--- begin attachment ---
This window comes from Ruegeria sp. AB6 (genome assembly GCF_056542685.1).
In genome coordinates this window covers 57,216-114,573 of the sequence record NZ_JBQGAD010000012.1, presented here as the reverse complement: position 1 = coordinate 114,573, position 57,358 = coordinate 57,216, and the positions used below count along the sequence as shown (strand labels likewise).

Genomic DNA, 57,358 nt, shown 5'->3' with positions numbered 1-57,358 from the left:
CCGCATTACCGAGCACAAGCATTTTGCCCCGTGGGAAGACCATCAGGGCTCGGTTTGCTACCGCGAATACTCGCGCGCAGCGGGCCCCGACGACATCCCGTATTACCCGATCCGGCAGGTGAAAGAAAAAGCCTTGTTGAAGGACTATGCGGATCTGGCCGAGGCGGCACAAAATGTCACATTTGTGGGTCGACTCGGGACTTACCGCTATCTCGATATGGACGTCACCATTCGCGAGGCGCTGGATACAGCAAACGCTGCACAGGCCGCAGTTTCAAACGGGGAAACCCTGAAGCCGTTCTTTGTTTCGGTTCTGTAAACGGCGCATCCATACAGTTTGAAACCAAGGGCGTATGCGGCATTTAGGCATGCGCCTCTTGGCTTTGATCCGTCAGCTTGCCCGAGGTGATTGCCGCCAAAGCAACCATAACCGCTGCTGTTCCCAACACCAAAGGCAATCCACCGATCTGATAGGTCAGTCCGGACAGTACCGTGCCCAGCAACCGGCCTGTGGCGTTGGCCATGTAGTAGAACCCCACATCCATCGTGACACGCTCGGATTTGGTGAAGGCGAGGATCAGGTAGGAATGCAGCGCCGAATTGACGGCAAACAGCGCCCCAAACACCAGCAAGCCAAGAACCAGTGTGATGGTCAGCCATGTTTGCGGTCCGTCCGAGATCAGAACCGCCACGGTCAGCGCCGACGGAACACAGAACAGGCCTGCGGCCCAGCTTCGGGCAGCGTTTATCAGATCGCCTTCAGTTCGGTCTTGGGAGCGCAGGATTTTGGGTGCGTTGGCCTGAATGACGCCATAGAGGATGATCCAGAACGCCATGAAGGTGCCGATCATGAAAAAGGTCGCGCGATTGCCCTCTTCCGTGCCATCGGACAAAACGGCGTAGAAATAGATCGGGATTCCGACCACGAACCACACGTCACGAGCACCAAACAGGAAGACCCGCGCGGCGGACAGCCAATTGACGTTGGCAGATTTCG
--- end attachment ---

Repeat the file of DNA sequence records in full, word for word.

This window comes from Ruegeria sp. AB6 (genome assembly GCF_056542685.1).
In genome coordinates this window covers 57,216-114,573 of the sequence record NZ_JBQGAD010000012.1, presented here as the reverse complement: position 1 = coordinate 114,573, position 57,358 = coordinate 57,216, and the positions used below count along the sequence as shown (strand labels likewise).

Genomic DNA, 57,358 nt, shown 5'->3' with positions numbered 1-57,358 from the left:
CCGCATTACCGAGCACAAGCATTTTGCCCCGTGGGAAGACCATCAGGGCTCGGTTTGCTACCGCGAATACTCGCGCGCAGCGGGCCCCGACGACATCCCGTATTACCCGATCCGGCAGGTGAAAGAAAAAGCCTTGTTGAAGGACTATGCGGATCTGGCCGAGGCGGCACAAAATGTCACATTTGTGGGTCGACTCGGGACTTACCGCTATCTCGATATGGACGTCACCATTCGCGAGGCGCTGGATACAGCAAACGCTGCACAGGCCGCAGTTTCAAACGGGGAAACCCTGAAGCCGTTCTTTGTTTCGGTTCTGTAAACGGCGCATCCATACAGTTTGAAACCAAGGGCGTATGCGGCATTTAGGCATGCGCCTCTTGGCTTTGATCCGTCAGCTTGCCCGAGGTGATTGCCGCCAAAGCAACCATAACCGCTGCTGTTCCCAACACCAAAGGCAATCCACCGATCTGATAGGTCAGTCCGGACAGTACCGTGCCCAGCAACCGGCCTGTGGCGTTGGCCATGTAGTAGAACCCCACATCCATCGTGACACGCTCGGATTTGGTGAAGGCGAGGATCAGGTAGGAATGCAGCGCCGAATTGACGGCAAACAGCGCCCCAAACACCAGCAAGCCAAGAACCAGTGTGATGGTCAGCCATGTTTGCGGTCCGTCCGAGATCAGAACCGCCACGGTCAGCGCCGACGGAACACAGAACAGGCCTGCGGCCCAGCTTCGGGCAGCGTTTATCAGATCGCCTTCAGTTCGGTCTTGGGAGCGCAGGATTTTGGGTGCGTTGGCCTGAATGACGCCATAGAGGATGATCCAGAACGCCATGAAGGTGCCGATCATGAAAAAGGTCGCGCGATTGCCCTCTTCCGTGCCATCGGACAAAACGGCGTAGAAATAGATCGGGATTCCGACCACGAACCACACGTCACGAGCACCAAACAGGAAGACCCGCGCGGCGGACAGCCAATTGACGTTGGCAGATTTCG